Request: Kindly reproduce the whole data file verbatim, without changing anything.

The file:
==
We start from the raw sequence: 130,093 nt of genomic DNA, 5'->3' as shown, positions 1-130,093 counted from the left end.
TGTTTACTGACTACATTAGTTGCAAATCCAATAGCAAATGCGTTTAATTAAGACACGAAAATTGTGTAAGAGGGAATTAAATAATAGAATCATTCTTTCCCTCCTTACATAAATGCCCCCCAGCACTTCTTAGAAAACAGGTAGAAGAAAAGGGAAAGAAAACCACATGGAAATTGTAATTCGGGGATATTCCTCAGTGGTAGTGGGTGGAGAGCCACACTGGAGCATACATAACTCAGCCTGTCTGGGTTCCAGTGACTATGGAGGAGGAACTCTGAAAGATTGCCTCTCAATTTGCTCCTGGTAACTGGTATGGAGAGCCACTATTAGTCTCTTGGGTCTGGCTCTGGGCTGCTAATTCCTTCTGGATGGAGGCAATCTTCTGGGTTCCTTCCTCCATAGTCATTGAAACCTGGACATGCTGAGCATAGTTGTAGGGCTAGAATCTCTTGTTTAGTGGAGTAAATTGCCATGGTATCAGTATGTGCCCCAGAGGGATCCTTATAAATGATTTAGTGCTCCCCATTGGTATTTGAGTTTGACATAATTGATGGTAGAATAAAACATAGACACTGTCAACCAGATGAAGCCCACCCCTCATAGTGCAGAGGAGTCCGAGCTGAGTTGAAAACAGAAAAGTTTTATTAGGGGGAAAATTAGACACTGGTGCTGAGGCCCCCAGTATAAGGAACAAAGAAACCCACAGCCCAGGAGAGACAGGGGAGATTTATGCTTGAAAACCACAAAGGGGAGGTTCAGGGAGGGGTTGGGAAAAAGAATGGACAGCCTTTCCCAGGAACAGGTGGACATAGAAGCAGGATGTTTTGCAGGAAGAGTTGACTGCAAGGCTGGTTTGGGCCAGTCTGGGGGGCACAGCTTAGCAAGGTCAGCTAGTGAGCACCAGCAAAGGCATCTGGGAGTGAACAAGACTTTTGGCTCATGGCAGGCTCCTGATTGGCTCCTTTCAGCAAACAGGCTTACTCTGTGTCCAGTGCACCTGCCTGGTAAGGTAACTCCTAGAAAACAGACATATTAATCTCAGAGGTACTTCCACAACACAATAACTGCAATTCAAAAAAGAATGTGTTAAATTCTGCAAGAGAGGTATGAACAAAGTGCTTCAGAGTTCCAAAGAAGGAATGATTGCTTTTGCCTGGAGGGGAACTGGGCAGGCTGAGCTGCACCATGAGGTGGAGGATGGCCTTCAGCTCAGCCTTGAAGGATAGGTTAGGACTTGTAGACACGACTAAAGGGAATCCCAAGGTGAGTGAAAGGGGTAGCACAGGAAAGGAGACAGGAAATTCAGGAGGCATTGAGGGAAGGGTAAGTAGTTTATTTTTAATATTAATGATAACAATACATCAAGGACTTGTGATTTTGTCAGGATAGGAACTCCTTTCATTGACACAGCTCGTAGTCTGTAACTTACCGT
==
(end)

We start from the raw sequence: 130,093 nt of genomic DNA, 5'->3' as shown, positions 1-130,093 counted from the left end.
TGTTTACTGACTACATTAGTTGCAAATCCAATAGCAAATGCGTTTAATTAAGACACGAAAATTGTGTAAGAGGGAATTAAATAATAGAATCATTCTTTCCCTCCTTACATAAATGCCCCCCAGCACTTCTTAGAAAACAGGTAGAAGAAAAGGGAAAGAAAACCACATGGAAATTGTAATTCGGGGATATTCCTCAGTGGTAGTGGGTGGAGAGCCACACTGGAGCATACATAACTCAGCCTGTCTGGGTTCCAGTGACTATGGAGGAGGAACTCTGAAAGATTGCCTCTCAATTTGCTCCTGGTAACTGGTATGGAGAGCCACTATTAGTCTCTTGGGTCTGGCTCTGGGCTGCTAATTCCTTCTGGATGGAGGCAATCTTCTGGGTTCCTTCCTCCATAGTCATTGAAACCTGGACATGCTGAGCATAGTTGTAGGGCTAGAATCTCTTGTTTAGTGGAGTAAATTGCCATGGTATCAGTATGTGCCCCAGAGGGATCCTTATAAATGATTTAGTGCTCCCCATTGGTATTTGAGTTTGACATAATTGATGGTAGAATAAAACATAGACACTGTCAACCAGATGAAGCCCACCCCTCATAGTGCAGAGGAGTCCGAGCTGAGTTGAAAACAGAAAAGTTTTATTAGGGGGAAAATTAGACACTGGTGCTGAGGCCCCCAGTATAAGGAACAAAGAAACCCACAGCCCAGGAGAGACAGGGGAGATTTATGCTTGAAAACCACAAAGGGGAGGTTCAGGGAGGGGTTGGGAAAAAGAATGGACAGCCTTTCCCAGGAACAGGTGGACATAGAAGCAGGATGTTTTGCAGGAAGAGTTGACTGCAAGGCTGGTTTGGGCCAGTCTGGGGGGCACAGCTTAGCAAGGTCAGCTAGTGAGCACCAGCAAAGGCATCTGGGAGTGAACAAGACTTTTGGCTCATGGCAGGCTCCTGATTGGCTCCTTTCAGCAAACAGGCTTACTCTGTGTCCAGTGCACCTGCCTGGTAAGGTAACTCCTAGAAAACAGACATATTAATCTCAGAGGTACTTCCACAACACAATAACTGCAATTCAAAAAAGAATGTGTTAAATTCTGCAAGAGAGGTATGAACAAAGTGCTTCAGAGTTCCAAAGAAGGAATGATTGCTTTTGCCTGGAGGGGAACTGGGCAGGCTGAGCTGCACCATGAGGTGGAGGATGGCCTTCAGCTCAGCCTTGAAGGATAGGTTAGGACTTGTAGACACGACTAAAGGGAATCCCAAGGTGAGTGAAAGGGGTAGCACAGGAAAGGAGACAGGAAATTCAGGAGGCATTGAGGGAAGGGTAAGTAGTTTATTTTTAATATTAATGATAACAATACATCAAGGACTTGTGATTTTGTCAGGATAGGAACTCCTTTCATTGACACAGCTCGTAGTCTGTAACTTACCGT